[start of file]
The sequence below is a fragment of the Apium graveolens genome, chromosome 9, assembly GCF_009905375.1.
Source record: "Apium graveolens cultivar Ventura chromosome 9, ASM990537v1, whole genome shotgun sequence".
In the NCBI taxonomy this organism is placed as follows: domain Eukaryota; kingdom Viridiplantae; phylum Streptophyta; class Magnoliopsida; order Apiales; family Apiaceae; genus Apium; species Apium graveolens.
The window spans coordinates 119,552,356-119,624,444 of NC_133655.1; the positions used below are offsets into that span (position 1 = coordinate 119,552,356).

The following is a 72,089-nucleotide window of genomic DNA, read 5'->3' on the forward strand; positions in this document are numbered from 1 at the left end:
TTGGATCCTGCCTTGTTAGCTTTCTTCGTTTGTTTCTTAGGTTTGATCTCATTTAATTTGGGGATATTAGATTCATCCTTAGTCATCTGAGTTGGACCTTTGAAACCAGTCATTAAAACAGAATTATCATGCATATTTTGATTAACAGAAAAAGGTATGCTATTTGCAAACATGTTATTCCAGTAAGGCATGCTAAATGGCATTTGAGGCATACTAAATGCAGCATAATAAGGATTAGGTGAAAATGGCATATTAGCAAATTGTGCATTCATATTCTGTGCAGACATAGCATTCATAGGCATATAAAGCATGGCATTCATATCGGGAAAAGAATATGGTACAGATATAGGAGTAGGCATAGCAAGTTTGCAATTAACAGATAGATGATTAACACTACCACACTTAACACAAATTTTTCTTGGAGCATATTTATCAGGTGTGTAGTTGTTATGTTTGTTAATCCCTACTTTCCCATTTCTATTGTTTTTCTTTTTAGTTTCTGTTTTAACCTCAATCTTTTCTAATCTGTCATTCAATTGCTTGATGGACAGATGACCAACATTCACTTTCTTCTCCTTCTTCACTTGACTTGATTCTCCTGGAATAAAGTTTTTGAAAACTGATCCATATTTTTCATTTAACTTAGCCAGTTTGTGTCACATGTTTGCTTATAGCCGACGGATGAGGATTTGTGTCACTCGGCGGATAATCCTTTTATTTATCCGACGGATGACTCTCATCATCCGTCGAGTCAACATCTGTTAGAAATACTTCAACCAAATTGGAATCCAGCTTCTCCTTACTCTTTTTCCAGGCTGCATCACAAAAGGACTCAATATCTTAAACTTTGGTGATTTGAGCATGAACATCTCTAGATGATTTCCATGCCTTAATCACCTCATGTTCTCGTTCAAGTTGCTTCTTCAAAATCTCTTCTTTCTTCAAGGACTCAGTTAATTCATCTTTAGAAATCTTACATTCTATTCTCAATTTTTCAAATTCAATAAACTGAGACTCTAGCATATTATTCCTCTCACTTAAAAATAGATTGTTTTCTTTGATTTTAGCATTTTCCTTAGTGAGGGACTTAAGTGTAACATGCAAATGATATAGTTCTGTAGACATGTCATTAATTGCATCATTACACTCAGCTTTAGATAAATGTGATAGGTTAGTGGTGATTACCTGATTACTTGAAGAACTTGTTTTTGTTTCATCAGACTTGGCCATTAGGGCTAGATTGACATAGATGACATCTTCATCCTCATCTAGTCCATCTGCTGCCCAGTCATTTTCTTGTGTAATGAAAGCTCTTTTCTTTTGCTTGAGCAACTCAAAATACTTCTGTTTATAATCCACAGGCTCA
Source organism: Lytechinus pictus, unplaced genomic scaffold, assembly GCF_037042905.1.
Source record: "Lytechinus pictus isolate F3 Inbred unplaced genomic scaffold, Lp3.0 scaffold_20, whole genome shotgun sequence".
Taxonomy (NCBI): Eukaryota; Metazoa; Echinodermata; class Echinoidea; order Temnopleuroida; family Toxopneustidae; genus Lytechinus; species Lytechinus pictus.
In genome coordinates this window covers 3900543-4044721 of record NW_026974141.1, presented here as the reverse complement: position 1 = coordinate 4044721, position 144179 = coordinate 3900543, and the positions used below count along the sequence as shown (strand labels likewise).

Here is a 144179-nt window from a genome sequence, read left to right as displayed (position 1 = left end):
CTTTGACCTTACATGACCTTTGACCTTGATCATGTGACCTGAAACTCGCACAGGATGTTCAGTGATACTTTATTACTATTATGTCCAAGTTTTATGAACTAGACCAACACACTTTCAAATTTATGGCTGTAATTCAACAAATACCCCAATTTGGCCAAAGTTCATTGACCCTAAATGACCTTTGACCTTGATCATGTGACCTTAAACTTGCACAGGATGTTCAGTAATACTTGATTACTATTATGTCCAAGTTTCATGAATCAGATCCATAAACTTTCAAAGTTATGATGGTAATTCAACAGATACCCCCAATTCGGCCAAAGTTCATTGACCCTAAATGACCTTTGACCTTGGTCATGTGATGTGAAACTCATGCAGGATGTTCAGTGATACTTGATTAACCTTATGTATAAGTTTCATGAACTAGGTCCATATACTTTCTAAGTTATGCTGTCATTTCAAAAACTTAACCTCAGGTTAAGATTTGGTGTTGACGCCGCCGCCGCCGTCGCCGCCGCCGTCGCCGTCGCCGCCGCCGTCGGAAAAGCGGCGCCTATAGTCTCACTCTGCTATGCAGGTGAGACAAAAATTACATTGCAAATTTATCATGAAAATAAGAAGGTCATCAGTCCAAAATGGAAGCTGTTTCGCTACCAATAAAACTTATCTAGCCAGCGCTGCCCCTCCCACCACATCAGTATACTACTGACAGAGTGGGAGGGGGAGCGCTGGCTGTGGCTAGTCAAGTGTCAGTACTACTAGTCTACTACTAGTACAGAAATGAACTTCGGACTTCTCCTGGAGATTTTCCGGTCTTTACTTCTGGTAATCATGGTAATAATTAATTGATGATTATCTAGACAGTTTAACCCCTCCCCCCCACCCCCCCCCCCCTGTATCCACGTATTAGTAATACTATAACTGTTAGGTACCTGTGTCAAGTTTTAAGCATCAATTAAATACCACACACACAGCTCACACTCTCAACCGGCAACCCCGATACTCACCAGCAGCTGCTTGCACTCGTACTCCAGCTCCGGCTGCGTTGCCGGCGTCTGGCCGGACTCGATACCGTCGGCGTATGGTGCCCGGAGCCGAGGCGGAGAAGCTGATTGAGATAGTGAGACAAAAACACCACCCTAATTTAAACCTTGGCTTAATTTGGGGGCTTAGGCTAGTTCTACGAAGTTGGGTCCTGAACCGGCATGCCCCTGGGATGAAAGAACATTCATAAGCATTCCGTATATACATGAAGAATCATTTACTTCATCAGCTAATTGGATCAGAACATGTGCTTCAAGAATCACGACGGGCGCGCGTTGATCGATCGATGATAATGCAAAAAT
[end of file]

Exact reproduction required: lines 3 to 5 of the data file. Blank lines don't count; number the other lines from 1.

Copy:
In the NCBI taxonomy this organism is placed as follows: domain Eukaryota; kingdom Viridiplantae; phylum Streptophyta; class Magnoliopsida; order Apiales; family Apiaceae; genus Apium; species Apium graveolens.
The window spans coordinates 119,552,356-119,624,444 of NC_133655.1; the positions used below are offsets into that span (position 1 = coordinate 119,552,356).

The following is a 72,089-nucleotide window of genomic DNA, read 5'->3' on the forward strand; positions in this document are numbered from 1 at the left end: